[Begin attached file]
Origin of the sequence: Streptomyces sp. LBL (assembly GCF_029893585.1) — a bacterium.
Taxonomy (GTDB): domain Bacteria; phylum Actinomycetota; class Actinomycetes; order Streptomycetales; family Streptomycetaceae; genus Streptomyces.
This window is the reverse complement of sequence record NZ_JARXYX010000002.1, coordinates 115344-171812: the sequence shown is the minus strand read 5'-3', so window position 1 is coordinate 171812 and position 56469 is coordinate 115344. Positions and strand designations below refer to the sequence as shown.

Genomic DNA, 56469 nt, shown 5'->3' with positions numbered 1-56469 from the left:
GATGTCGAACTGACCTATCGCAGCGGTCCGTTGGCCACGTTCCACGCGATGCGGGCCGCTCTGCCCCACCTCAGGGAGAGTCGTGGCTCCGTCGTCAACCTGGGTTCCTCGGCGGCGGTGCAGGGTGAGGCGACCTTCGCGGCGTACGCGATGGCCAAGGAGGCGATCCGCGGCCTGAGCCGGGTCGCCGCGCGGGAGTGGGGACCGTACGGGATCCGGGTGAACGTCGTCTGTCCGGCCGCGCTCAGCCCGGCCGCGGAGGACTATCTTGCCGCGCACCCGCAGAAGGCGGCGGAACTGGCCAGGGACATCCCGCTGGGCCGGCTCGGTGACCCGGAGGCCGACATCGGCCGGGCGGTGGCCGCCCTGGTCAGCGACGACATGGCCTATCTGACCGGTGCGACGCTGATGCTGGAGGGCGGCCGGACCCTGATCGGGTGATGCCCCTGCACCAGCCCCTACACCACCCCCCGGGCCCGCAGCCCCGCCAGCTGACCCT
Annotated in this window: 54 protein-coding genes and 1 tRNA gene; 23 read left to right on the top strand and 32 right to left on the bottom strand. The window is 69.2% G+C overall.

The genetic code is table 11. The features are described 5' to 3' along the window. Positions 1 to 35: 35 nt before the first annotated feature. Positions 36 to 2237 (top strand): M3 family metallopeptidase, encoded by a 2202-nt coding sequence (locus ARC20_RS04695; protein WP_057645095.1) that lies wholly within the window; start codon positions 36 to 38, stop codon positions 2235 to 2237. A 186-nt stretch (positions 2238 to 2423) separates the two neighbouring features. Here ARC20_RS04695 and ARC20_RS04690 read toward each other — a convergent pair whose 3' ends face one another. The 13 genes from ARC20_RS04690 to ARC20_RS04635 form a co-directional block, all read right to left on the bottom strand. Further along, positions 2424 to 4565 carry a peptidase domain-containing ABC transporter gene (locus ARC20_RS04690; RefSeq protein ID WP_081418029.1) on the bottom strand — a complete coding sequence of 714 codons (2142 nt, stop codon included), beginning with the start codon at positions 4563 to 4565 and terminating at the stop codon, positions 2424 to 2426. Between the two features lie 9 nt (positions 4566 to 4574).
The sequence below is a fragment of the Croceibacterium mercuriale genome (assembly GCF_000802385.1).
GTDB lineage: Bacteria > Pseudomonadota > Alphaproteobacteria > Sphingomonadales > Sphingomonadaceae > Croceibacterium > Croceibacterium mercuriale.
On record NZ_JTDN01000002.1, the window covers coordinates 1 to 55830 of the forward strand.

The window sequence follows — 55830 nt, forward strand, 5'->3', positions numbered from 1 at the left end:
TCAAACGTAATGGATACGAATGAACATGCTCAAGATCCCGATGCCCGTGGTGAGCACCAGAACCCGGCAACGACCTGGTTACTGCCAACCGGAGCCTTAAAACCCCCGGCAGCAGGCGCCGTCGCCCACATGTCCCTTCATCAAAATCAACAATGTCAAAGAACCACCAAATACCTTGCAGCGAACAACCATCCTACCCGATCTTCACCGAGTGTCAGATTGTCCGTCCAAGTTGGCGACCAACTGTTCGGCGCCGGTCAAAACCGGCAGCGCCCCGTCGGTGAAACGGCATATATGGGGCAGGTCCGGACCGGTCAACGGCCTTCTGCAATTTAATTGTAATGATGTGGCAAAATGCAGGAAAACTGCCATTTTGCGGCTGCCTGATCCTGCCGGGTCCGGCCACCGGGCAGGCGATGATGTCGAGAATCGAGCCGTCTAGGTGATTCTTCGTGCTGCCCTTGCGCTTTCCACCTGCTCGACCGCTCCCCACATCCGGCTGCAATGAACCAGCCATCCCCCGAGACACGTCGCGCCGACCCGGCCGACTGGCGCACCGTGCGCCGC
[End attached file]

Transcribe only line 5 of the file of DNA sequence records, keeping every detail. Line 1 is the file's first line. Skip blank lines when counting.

GATGTCGAACTGACCTATCGCAGCGGTCCGTTGGCCACGTTCCACGCGATGCGGGCCGCTCTGCCCCACCTCAGGGAGAGTCGTGGCTCCGTCGTCAACCTGGGTTCCTCGGCGGCGGTGCAGGGTGAGGCGACCTTCGCGGCGTACGCGATGGCCAAGGAGGCGATCCGCGGCCTGAGCCGGGTCGCCGCGCGGGAGTGGGGACCGTACGGGATCCGGGTGAACGTCGTCTGTCCGGCCGCGCTCAGCCCGGCCGCGGAGGACTATCTTGCCGCGCACCCGCAGAAGGCGGCGGAACTGGCCAGGGACATCCCGCTGGGCCGGCTCGGTGACCCGGAGGCCGACATCGGCCGGGCGGTGGCCGCCCTGGTCAGCGACGACATGGCCTATCTGACCGGTGCGACGCTGATGCTGGAGGGCGGCCGGACCCTGATCGGGTGATGCCCCTGCACCAGCCCCTACACCACCCCCCGGGCCCGCAGCCCCGCCAGCTGACCCT